Interior York Minster

The dynamic of trading off the long-term for the short-term appears hard-wired into our systems. Our brains discount the future, our body wants us to eat fats now to save for later and so we enjoy this process far too much. As a society we are unable or deeply unwilling to put off today so we can have tomorrow.  As small children, those who demonstrate the ability to wait for something have higher achievement scores later in life, so the ability to wait does reward us but not until later and it is this later which is the issue.

I recently recorded a keynote for a virtual conference on place based poverty run by UnitingCare which considered the long-term view for people in poverty and what might be needed to bring about change. My core message was that joined up, holistic and long-term planning for services, infrastructure  and service delivery were the key issues. I said this knowing that under current systems, it is very difficult for Governments and their service delivery agencies to deliver. Not for a want of trying, but rather funding and reporting requirements, both in Government and in the service world, actively work against it. However, all of these requirements are not ‘real’ in the sense they can be altered, they are simply constructions of a time and place. Committed people can change these requirements and therefore the results delivered on the front line.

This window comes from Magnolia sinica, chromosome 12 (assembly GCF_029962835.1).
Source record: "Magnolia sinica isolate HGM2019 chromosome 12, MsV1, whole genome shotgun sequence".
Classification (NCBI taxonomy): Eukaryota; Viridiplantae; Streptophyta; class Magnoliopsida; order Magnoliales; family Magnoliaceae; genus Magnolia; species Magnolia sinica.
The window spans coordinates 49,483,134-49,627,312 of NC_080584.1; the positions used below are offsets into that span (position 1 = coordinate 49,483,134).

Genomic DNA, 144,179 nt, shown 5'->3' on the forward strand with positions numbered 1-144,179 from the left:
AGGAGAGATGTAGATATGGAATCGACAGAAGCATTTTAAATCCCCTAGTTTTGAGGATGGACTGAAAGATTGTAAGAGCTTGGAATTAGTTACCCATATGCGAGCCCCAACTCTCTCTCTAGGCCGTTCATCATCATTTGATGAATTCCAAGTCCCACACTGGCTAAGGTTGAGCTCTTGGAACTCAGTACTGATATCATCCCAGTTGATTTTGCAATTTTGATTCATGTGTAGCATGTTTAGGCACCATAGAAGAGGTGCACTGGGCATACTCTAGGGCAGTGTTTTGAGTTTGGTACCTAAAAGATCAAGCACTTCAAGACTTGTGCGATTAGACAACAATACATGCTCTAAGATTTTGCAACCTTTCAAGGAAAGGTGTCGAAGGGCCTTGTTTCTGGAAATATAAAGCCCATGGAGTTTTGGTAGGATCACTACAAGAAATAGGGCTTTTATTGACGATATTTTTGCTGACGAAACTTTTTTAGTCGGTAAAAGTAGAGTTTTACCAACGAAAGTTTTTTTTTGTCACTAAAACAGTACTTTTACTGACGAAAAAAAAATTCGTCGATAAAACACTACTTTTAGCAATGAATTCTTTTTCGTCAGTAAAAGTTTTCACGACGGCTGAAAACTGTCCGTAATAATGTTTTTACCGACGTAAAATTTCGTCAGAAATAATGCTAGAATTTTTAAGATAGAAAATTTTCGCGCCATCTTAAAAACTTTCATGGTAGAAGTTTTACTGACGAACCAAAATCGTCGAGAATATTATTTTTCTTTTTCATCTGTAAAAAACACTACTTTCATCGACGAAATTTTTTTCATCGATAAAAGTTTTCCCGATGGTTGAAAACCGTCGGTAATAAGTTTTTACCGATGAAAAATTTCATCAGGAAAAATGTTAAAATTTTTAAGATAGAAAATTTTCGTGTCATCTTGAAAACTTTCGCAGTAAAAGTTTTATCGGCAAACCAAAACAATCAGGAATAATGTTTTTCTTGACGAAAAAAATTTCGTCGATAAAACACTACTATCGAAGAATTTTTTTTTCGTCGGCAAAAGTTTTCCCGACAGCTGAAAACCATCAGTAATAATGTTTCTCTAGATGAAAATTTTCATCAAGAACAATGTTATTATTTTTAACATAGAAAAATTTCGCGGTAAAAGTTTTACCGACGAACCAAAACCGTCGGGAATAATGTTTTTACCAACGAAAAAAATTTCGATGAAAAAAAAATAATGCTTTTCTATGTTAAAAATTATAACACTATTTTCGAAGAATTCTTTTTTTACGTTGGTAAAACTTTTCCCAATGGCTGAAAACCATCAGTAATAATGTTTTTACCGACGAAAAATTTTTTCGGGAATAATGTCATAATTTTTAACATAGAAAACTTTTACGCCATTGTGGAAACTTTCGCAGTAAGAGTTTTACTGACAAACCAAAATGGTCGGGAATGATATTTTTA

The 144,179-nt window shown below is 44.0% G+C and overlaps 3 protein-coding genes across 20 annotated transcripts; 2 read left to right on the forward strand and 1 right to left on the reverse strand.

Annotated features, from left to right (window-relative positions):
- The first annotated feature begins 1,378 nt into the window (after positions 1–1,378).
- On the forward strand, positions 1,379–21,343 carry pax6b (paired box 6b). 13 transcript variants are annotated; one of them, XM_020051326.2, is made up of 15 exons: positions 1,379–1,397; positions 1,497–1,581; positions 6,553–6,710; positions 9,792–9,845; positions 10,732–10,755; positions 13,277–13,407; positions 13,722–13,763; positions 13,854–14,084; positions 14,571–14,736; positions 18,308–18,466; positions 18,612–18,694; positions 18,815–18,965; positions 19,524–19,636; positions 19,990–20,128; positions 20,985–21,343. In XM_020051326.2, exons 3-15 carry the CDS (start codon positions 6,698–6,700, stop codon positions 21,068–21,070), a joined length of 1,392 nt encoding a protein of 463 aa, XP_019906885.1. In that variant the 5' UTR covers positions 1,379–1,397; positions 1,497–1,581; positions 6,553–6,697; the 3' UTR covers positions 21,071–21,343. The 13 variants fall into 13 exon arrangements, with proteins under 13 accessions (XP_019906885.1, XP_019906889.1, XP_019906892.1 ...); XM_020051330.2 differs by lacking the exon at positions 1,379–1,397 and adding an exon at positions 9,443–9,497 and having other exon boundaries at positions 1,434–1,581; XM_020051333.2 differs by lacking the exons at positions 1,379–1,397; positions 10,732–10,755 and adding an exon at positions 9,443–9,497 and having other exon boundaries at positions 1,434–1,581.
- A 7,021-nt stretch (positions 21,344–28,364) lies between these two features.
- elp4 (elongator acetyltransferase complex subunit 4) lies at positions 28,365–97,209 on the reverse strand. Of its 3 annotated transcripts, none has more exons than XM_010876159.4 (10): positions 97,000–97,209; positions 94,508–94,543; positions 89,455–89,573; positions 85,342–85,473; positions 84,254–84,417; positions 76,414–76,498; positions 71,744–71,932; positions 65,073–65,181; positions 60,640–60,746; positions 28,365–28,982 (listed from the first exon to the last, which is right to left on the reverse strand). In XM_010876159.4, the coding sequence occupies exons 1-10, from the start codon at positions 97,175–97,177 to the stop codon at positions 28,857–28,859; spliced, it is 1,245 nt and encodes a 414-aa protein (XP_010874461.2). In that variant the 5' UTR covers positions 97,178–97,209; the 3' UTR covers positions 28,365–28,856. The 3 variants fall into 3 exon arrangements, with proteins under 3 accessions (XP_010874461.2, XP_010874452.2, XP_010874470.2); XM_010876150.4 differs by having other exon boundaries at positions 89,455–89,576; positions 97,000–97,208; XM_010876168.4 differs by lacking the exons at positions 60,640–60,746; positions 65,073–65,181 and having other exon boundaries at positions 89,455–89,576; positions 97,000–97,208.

Richard Slaughter in the Biggest Wake up Call in History discusses the mafia in Italy and says that the reason there is garbage piled high in southern Italy is the short amount of the time a crime boss stays at the top of a syndicate results in short-termism of thinking – why provide for the future if you won’t be around to enjoy it? Our brains find it difficult to think about how good something might feel in the future or how bad the consequences of poor behaviour might feel – ask anyone with a hangover.  As the reigns of those at the top get shorter with electoral cycles, CEO roles, share returns all under constrained time frames, the propensity for short-termism will increase, ironically at the same time, as we need to be thinking long-term. This is not a coincidence, it is the nub of the challenge we face. We have to become cathedral builders rather than property developers.

To build a cathedral is to toil for centuries without one generation seeing the outcome, it may their sons/daughters or grandchildren that see the finished product. Why do such a thing as for most of us there has to be individual gain, and in medieval times it was grace – or the points you accrue before you try to get into heaven.

What might be the modern equivalent?

What long-term goal with an individual payoff and a longer-term societal good could we identify?

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